How to divorce without publicizing your private life
by Jo Posey, JD, Managing Attorney, Fischer Family Law, PC
Most people don’t realize that everything they or their spouse files during their divorce case becomes a matter of public record.
Every scandalous accusation of past wrongdoing. Every detail about their finances and the finances of their business. Every embarrassing story about their weakest parenting moments. All of those details, if alleged by a party in a court pleading, become part of the court’s file and available to the public at large.
Years ago, when a person had to drive down to the courthouse and pay a fee to make paper copies of court files, this wasn’t such a big deal. But since all Oregon courts switched to electronic filing, obtaining court records is as easy as signing up for a login and doing a quick name search. What this means is that the most intimate details of your private life and the conflicts leading to your divorce are readily available to anyone who cares enough look for them online—including friends, family members, neighbors, employers/employee and children.
The solution to prevent the publicizing of details of a divorcing couple’s private lives is to choose a collaborative divorce process rather than litigating in the public spotlight. At the outset of collaborative divorce cases, parties sign a contract committing to resolving all of their conflicts in a series of meetings outside of the courtroom and before any salacious allegations can be made part of the public record.
Each party is represented by an attorney with specialized training in alternative dispute resolution and interest-based negotiation who advocates on their client’s behalf throughout the process. Only after a complete agreement is reached and tempers have cooled is anything filed with the court. Oregon law requires some minimal income information be recited in judgments involving child support, but the rest of the agreement can be set forth in a confidential marital settlement agreement.
Collaborative divorce has other benefits over litigation:
- Instead of a judge, the parties control the process, including the timeline and the final decisions made.
- Parties agree to openly share information with one another without the need for depositions or formal legal requests to produce documents and information.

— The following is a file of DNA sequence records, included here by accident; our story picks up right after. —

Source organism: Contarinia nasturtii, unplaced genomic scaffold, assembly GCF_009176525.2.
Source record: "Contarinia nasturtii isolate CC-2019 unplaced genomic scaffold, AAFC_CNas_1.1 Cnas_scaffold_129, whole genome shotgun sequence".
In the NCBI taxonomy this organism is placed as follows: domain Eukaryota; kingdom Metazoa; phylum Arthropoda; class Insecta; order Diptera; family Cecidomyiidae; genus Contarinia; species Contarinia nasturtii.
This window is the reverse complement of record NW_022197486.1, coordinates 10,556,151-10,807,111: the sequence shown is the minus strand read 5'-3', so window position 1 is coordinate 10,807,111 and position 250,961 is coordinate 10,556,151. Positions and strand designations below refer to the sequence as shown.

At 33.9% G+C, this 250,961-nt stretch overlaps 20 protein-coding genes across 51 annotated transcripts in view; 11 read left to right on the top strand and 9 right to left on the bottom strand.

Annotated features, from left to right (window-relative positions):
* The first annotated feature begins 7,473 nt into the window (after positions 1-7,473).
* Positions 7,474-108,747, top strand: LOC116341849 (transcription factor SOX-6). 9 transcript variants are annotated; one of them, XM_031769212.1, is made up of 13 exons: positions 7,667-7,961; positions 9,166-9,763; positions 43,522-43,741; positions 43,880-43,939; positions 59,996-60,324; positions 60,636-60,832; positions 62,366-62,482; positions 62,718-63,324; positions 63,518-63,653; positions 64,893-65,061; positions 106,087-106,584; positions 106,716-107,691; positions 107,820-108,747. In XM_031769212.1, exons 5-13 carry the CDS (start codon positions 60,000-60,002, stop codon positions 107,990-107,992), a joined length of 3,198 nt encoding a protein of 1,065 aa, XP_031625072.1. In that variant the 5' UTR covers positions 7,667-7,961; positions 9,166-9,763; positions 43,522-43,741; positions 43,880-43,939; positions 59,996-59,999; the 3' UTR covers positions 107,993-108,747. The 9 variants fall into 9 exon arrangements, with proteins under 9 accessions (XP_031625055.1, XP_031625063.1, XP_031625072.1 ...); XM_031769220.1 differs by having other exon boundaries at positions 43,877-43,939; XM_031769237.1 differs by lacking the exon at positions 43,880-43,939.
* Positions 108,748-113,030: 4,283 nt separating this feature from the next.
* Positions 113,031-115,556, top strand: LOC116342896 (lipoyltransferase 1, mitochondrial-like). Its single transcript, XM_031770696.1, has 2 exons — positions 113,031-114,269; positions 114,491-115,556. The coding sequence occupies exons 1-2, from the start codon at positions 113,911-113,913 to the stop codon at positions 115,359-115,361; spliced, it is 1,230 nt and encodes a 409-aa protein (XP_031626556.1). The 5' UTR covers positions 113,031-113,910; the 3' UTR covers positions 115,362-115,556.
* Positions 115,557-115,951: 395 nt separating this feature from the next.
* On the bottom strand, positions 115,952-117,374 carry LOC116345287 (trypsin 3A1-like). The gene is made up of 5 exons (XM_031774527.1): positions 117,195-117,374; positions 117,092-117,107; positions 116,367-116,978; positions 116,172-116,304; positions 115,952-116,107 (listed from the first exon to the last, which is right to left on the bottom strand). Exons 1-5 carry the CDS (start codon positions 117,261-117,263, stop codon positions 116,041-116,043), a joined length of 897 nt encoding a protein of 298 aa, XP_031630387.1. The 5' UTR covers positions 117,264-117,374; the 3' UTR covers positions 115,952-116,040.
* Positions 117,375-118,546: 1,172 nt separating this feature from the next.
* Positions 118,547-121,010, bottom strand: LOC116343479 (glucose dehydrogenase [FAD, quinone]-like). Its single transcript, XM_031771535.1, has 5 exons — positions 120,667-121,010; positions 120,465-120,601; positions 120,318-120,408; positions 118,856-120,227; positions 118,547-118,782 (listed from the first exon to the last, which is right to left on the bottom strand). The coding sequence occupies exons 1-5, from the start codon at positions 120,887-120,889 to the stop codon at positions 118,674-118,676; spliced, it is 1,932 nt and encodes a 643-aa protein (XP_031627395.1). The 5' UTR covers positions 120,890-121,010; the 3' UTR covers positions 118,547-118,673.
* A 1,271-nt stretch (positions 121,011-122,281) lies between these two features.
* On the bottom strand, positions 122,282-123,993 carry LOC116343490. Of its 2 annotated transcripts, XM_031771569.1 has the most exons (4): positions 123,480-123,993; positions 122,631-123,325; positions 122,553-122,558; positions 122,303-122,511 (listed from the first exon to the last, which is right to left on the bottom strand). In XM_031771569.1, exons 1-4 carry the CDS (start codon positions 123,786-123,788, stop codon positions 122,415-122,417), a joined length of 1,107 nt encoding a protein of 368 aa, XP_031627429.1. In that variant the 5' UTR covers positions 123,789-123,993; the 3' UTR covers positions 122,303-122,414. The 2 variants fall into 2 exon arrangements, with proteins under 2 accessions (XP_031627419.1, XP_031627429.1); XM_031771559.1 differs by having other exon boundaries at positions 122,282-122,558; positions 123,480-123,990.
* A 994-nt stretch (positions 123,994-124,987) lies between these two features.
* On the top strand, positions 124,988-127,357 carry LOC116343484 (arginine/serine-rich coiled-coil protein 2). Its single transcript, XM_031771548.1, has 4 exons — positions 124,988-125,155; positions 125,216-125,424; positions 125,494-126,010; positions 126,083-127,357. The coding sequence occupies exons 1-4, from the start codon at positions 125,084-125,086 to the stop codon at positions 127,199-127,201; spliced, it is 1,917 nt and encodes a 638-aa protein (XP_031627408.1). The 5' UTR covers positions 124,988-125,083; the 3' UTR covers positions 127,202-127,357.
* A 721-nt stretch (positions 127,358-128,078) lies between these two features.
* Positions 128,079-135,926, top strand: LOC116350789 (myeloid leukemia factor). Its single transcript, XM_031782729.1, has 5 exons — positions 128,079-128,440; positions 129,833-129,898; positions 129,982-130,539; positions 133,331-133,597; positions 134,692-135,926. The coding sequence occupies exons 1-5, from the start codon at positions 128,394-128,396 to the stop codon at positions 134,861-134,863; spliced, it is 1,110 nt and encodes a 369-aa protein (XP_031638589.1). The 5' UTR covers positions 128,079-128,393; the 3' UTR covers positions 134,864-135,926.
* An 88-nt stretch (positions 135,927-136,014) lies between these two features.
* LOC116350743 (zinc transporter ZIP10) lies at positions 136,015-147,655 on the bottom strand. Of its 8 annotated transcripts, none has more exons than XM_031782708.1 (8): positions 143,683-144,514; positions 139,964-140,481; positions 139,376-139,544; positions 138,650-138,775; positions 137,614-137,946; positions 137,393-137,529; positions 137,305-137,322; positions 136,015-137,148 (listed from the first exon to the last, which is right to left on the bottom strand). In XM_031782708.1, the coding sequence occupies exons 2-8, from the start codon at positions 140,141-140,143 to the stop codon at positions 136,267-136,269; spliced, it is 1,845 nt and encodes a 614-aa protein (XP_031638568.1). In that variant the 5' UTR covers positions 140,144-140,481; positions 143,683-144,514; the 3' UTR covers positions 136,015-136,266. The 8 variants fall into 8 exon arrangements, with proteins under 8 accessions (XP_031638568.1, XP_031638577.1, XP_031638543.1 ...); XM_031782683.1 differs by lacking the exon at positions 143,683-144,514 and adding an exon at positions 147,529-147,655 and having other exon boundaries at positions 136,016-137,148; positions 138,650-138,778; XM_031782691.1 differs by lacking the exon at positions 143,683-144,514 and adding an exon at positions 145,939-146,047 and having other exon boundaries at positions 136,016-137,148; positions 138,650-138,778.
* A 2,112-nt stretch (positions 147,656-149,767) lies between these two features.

- The private details of your divorce remain between you, your ex-spouse and your attorneys.
- Costs are manageable and typically less than in a litigated case.
- Parties jointly retain experts as needed (appraisers, actuaries, child specialists) who provide information and guidance to help spouses develop mutually beneficial solutions
- Lawyers work together to help their clients reach a mutually agreeable settlement rather than using resources that could be put toward achieving settlement toward trial preparation and legal positioning, which drives up costs.
- The process is voluntary, but the parties are protected from having the content of their collaborative meetings used against them in court proceedings.
Collaborative divorce helps divorcing spouses get the education and legal advice they need to make informed decisions about their own future, rather than leaving those decisions up to a judge who may only be able to spend a few hours learning about the issues before making a ruling that will affect the family for years to come.
The collaborative process works in most types of divorce cases, including legally complicated cases, high asset cases and highly contested cases. It is an effective alternative to litigation that saves the participants from the stress of trial and the embarrassment of having sensitive information made public.
Courtesy of Portland Business Journal